PETER TATCHELL of OutRage! says the police failure to warn the lesbian and gay public about the bomb threat was “complacent and irresponsible”.
While the police deserve mostly praise for their liaison with the lesbian and gay community since the Soho bombing, their failure to forewarn the homosexual public that gay venues could be attacked was a grave error of judgement.
A week before the bomb, police suspected that Old Compton Street might be a target. Accordingly, officers alerted some gay businesses and organisations.
This alert was, unfortunately, badly executed. The gay rights group Stonewall was posted a police warning dated 27th April: but this letter did not arrive until 30th April (the day of the bombing). Since the police had serious concerns about the gay community being attacked, why was this warning not phoned or faxed to Stonewall, and to other key gay rights organisations? Who made the decision to send the warning by second-class post?
It was also a mistake for the police not use their own community consultation structures to alert the most obvious and important gay groups: those that are involved in police liaision, through the London Lesbian & Gay Policing Initiative (LLGPI). None of these organisations received any warning.
For nearly two years, the LLPGI has been urging the police to set up a database of lesbian and gay groups in London, to ensure swift communication with the homosexual community in the event of an emergency, such as the recent bombing campaign. This recommendation was also made by OutRage! six years ago, after the delayed police warning to the gay community when serial killer, Colin Ireland, was on the rampage.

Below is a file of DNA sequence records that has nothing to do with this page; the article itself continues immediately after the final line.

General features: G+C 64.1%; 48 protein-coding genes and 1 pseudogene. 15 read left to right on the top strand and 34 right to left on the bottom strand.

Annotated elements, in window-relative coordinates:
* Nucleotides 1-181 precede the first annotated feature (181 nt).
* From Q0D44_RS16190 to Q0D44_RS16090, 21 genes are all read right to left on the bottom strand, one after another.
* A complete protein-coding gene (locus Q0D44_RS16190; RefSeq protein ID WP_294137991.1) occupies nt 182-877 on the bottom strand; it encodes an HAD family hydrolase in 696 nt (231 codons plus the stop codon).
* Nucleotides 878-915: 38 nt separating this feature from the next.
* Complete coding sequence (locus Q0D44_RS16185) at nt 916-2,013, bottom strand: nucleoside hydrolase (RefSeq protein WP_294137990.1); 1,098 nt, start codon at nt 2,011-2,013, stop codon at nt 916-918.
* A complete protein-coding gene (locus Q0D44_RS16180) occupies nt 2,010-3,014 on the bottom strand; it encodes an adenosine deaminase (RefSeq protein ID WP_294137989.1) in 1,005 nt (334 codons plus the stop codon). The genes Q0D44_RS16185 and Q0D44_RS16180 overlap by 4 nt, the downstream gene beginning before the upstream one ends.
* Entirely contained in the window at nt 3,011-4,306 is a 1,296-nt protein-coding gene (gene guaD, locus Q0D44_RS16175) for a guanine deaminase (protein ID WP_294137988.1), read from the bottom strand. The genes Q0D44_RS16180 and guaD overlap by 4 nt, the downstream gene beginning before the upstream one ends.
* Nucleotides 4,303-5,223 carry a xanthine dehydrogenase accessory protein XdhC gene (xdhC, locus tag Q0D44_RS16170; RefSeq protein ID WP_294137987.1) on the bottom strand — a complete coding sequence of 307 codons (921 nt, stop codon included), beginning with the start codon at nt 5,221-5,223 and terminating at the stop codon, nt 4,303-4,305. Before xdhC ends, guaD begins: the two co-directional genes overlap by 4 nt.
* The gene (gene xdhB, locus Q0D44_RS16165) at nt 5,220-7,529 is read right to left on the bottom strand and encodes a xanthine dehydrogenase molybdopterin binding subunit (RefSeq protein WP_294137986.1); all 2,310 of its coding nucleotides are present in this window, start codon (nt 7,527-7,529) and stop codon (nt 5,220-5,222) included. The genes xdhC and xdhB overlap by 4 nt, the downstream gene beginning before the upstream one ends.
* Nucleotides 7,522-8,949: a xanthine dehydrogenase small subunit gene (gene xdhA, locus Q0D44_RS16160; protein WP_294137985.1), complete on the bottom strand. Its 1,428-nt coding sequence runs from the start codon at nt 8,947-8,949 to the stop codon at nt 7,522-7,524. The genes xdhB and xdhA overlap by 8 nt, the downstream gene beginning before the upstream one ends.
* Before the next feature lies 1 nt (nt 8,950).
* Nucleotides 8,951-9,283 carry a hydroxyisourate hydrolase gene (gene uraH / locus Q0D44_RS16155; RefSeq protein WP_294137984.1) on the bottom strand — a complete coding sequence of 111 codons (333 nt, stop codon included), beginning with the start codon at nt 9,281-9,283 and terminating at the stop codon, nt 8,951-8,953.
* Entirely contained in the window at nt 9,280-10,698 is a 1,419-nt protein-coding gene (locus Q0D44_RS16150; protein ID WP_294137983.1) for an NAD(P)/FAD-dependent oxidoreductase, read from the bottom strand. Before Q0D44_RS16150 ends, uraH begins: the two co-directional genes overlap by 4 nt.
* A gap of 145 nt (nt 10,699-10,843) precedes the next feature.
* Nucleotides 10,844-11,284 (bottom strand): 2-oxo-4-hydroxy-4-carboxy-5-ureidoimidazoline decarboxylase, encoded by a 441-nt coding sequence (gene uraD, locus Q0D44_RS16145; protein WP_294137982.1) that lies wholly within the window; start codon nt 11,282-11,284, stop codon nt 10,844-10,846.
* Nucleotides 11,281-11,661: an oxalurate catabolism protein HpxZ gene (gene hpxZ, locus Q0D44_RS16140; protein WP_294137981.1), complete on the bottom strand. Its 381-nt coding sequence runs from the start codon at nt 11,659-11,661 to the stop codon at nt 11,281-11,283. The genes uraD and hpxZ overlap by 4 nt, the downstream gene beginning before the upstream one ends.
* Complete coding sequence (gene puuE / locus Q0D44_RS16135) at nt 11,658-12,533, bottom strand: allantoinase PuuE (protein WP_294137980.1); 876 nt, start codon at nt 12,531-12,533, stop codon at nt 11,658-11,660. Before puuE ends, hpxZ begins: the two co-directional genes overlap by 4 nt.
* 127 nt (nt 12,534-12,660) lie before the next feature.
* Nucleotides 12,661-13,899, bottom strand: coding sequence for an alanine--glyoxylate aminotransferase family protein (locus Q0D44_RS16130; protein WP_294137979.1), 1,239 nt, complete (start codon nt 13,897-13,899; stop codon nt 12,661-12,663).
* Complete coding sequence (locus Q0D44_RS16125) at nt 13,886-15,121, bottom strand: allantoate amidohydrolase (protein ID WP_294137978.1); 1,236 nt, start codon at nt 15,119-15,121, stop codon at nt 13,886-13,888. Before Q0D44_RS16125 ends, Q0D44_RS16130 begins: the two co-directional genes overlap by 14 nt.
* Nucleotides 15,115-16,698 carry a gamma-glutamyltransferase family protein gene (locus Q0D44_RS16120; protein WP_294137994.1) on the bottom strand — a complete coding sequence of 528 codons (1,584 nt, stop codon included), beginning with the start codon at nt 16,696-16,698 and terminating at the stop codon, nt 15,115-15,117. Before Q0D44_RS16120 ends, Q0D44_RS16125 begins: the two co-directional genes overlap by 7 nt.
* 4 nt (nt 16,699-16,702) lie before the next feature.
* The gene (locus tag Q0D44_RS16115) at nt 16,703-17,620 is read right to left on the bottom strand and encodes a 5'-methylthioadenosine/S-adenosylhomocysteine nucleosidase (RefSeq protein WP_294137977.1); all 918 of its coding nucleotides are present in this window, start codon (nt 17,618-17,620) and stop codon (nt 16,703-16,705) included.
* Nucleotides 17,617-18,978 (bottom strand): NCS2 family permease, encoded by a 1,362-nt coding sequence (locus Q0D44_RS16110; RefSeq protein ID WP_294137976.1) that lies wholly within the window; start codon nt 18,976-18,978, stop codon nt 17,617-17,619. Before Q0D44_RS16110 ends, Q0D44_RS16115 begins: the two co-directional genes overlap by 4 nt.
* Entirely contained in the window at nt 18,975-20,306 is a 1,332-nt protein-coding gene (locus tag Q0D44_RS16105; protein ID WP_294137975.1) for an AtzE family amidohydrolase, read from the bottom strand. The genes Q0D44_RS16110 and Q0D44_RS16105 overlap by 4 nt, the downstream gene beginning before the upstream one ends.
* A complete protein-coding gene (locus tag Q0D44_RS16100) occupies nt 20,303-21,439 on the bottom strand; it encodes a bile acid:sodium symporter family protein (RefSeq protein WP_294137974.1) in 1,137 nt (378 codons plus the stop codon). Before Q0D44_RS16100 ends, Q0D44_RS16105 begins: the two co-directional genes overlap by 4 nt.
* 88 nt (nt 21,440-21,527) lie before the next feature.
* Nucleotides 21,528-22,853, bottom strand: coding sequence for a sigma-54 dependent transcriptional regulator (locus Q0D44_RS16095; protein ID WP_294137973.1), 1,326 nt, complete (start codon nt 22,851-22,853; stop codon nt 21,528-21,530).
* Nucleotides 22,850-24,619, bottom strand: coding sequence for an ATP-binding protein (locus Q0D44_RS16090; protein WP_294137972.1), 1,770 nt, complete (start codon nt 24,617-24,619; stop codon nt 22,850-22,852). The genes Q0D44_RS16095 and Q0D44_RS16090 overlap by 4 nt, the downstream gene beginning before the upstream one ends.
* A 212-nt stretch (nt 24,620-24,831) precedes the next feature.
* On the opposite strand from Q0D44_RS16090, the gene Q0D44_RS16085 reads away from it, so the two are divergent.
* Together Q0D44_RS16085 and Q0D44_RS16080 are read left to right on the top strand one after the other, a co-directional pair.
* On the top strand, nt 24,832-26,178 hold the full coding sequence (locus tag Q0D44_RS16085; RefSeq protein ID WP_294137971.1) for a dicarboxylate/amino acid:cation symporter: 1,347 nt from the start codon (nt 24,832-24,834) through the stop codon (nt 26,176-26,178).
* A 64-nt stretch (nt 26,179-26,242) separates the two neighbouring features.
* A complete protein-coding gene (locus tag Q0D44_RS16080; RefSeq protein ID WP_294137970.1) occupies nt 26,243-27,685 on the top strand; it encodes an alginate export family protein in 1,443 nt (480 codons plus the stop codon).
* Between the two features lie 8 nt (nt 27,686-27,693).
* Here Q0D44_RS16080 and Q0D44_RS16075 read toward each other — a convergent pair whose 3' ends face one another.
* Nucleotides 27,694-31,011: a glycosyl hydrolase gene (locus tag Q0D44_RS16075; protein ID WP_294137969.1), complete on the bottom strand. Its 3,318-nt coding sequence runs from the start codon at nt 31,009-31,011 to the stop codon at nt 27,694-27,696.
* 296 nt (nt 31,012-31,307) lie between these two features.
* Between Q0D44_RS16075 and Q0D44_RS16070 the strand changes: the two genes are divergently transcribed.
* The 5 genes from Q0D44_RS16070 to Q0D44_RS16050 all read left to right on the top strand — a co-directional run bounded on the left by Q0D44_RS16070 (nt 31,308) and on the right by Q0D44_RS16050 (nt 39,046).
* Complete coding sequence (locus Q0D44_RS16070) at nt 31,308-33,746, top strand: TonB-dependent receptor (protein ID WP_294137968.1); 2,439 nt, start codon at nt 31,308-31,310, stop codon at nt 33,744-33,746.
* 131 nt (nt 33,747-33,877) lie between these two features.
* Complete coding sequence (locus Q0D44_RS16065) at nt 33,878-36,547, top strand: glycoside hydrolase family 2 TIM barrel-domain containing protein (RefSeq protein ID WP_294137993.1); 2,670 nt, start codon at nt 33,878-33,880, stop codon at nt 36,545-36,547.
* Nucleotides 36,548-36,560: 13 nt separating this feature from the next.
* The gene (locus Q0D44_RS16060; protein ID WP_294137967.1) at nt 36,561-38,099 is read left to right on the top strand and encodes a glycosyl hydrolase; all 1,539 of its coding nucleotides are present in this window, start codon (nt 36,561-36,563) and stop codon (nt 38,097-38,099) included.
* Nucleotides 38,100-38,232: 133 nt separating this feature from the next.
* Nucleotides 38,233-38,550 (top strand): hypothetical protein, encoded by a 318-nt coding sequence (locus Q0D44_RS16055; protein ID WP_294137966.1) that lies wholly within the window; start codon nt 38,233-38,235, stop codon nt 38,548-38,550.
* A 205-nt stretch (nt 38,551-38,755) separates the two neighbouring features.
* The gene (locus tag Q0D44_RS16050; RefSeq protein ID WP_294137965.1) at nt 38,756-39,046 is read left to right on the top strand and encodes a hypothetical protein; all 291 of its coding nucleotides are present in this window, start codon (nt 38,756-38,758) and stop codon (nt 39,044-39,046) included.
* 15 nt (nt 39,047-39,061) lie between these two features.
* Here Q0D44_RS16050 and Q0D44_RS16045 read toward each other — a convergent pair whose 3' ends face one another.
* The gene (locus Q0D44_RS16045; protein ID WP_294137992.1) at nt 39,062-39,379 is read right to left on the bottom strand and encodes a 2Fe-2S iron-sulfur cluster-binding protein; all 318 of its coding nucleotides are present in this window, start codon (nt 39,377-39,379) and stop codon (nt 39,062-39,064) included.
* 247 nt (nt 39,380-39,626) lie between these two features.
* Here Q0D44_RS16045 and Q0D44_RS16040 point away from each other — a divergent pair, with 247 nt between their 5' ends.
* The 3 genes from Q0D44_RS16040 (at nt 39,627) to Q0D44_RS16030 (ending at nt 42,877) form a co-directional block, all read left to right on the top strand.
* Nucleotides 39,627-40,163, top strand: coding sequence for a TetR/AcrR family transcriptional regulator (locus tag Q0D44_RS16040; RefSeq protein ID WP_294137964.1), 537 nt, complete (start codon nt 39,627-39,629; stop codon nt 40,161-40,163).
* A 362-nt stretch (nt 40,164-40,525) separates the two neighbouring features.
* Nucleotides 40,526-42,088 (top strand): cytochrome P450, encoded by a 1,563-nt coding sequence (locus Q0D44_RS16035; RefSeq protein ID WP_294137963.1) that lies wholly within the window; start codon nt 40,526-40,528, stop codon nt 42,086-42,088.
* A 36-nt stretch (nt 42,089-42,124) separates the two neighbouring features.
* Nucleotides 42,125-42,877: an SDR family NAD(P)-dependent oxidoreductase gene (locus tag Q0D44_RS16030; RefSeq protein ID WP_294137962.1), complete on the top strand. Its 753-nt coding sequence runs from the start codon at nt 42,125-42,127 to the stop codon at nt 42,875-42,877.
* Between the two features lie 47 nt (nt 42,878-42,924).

During the recent bombings, the failure of the police to establish this database meant that they had no mechanism to alert all lesbian and gay groups once officers suspected that gay venues might be targeted.
The most serious police misjudgement was, by far, the decision to warn some gay bars, but not the wider gay public. This lulled many lesbians and gay men into a false sense of security. Because the police did not issue a public alert about the possibility of gay venues being bombed, most homosexuals did not take the threat seriously. They heard Sir Paul Condon and Jack Straw suggesting an exclusively racist motive for the bombings, and assumed that the gay community was not at risk.
The Metropolitan Police Commissioner should have gone on national television on 27th April to advise the gay community that it was a potential target, and announced publicly that Old Compton Street and other gay districts were under heavy police surveillance. This might have deterred the bomber. On hearing of the police surveillance of gay districts, he may have concluded there was a risk of detection and abandoned his plans. London and the gay community could, perhaps, have been spared the carnage of Friday, 30th April.